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GCC maritime sector ‘set to expand’

Abu Dhabi, November 6, 2013

The maritime sector in the GCC is set for an expansion which includes world class players in ship-owning, offshore support, port development, ship repair and other areas, said experts at a major sea trade forum in Abu Dhabi.

The current state and future prospects of the maritime sector in the UAE and the wider GCC formed the agenda for the Seatrade Shipping and Investment Forum yesterday (November 5).

Keynote speaker Khamis Juma Buamim, chairman and Group CEO of Drydocks World and Maritime World talked about the major impact of the oil and gas industry on the region's maritime potential and in particular the growth potential for the region in the offshore sector.

In the container trades, Mohammed Al Muallem, senior vice president and managing director, UAE Region of DP World, told the audience that global port handling in Q2 of 2013 was 3.2 per cent higher than in the same period for 2012.

He pointed out that changes in the pattern of world trade mean that a significant shift in trade volumes is underway.

Whereas East West routes accounted for 40.8 per cent of total container shipping volumes in 2012 (68.7m TEU) the picture would look different by 2015, when 32 per cent of volume would be intra-Asian trade, 9 per cent would be Middle East and Africa to Asia, and 5 per cent would be between Latin America and Asia.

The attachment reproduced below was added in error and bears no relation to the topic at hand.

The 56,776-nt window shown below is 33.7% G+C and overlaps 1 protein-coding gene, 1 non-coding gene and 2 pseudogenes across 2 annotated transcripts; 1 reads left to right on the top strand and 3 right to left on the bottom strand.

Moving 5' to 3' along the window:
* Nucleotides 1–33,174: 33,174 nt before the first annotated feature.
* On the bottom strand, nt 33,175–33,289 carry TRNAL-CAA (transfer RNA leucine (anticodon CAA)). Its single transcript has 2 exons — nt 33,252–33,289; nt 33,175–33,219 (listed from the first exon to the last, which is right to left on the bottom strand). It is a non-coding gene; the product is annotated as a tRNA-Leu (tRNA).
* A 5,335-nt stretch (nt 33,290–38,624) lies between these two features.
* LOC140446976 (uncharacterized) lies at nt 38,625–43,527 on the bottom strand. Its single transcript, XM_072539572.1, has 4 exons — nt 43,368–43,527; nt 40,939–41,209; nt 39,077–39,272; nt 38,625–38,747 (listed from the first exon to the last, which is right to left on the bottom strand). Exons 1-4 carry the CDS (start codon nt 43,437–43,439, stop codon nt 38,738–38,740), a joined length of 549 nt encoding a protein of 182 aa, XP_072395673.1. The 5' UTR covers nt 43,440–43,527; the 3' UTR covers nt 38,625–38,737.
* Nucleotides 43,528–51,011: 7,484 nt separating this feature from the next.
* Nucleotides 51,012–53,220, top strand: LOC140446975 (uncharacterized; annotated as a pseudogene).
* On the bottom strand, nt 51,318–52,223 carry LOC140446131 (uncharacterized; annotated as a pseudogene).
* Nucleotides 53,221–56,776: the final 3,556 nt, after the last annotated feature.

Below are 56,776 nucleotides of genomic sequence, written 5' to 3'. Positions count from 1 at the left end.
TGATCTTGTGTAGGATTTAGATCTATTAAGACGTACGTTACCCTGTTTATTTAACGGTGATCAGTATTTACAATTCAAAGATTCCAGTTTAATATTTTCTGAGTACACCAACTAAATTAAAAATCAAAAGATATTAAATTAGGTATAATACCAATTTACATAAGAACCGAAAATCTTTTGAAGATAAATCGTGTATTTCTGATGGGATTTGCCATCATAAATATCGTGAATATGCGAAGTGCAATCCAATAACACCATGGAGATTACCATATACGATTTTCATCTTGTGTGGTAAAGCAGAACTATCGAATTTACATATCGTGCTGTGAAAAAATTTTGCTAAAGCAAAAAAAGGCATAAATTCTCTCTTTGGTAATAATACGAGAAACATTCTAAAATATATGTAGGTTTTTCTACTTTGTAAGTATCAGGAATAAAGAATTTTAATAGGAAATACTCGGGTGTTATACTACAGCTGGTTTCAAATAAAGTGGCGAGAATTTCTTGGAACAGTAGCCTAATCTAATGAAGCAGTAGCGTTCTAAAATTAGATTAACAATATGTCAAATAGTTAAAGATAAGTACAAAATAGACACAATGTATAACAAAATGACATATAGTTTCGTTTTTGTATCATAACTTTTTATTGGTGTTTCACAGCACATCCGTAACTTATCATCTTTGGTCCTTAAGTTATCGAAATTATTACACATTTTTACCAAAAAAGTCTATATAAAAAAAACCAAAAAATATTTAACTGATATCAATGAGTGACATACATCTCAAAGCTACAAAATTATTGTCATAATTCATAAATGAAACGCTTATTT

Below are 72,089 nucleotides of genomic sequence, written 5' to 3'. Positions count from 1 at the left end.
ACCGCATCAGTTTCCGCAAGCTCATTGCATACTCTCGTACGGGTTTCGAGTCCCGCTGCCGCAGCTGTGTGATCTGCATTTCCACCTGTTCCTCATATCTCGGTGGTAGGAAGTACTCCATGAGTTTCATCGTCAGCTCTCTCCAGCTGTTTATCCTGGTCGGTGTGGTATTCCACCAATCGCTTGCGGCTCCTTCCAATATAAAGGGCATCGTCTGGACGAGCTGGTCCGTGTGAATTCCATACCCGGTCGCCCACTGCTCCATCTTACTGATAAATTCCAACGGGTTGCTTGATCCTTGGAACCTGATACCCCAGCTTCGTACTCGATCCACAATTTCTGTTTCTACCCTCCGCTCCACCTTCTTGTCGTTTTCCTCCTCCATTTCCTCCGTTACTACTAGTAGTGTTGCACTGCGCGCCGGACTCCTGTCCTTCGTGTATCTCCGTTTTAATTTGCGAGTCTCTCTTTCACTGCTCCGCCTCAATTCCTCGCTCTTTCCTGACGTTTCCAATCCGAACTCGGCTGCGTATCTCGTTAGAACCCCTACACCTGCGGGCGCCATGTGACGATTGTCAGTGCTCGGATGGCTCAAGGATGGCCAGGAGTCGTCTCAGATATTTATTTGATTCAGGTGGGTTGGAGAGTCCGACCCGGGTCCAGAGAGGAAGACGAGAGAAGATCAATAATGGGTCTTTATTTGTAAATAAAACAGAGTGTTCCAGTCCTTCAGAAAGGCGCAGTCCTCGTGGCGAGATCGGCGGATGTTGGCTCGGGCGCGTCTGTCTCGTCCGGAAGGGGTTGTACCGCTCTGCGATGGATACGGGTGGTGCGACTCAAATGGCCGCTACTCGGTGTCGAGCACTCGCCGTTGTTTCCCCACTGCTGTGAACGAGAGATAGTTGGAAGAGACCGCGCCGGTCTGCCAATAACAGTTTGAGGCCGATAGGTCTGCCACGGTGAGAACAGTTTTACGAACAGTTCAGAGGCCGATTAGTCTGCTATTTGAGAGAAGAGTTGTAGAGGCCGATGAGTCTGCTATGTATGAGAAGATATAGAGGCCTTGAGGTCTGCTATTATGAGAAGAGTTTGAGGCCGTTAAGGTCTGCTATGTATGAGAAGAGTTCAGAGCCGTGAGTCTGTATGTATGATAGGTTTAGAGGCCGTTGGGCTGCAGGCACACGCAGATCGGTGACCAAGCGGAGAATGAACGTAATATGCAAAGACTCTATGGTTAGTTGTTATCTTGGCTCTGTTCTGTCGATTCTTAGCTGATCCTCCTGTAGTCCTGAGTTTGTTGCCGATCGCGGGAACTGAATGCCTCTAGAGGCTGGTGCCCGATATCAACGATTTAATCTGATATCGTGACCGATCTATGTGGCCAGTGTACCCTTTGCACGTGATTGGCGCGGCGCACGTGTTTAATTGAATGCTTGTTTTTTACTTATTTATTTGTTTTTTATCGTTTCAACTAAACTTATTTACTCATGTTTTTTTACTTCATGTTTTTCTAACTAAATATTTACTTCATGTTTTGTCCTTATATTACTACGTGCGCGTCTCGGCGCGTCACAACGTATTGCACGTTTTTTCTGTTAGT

The economy of the GCC countries continues to diversify, he said, with about $3 trillion worth of projects now underway across the GCC.  The region's role as exporter is also growing, with petrochemical crackers and aluminium smelters leading the way and new industries such ceramics, glass, cement and steel being established.

Harry Vafias, CEO of the Vafias Group, which is the third biggest ship owning group in Greece with a fleet of 75 vessels, and a major player in the international transport of gas and crude oil, spoke of the opportunities for greater cooperation and joint ventures between the region and international shipping partners, including the Greeks.

The regulatory agenda for the shipping industry worldwide was highlighted in a presentation by Omar Abu Omar, Area Manager Middle East, DNV GL Maritime, who analysed the complex choices facing shipowners in the face of regulations on air emissions and segregated ballast management, as well as the complicated alternative technologies for fuel economy.

An example of the emerging maritime sector is the formation last year of Tasneef Emirates Classification Society, whose CEO, Colonel Rashed Al Hebsi, told the audience that the new organisation was already ahead of schedule in its development with its first crude oil tanker signed up just last week. – TradeArabia News Service




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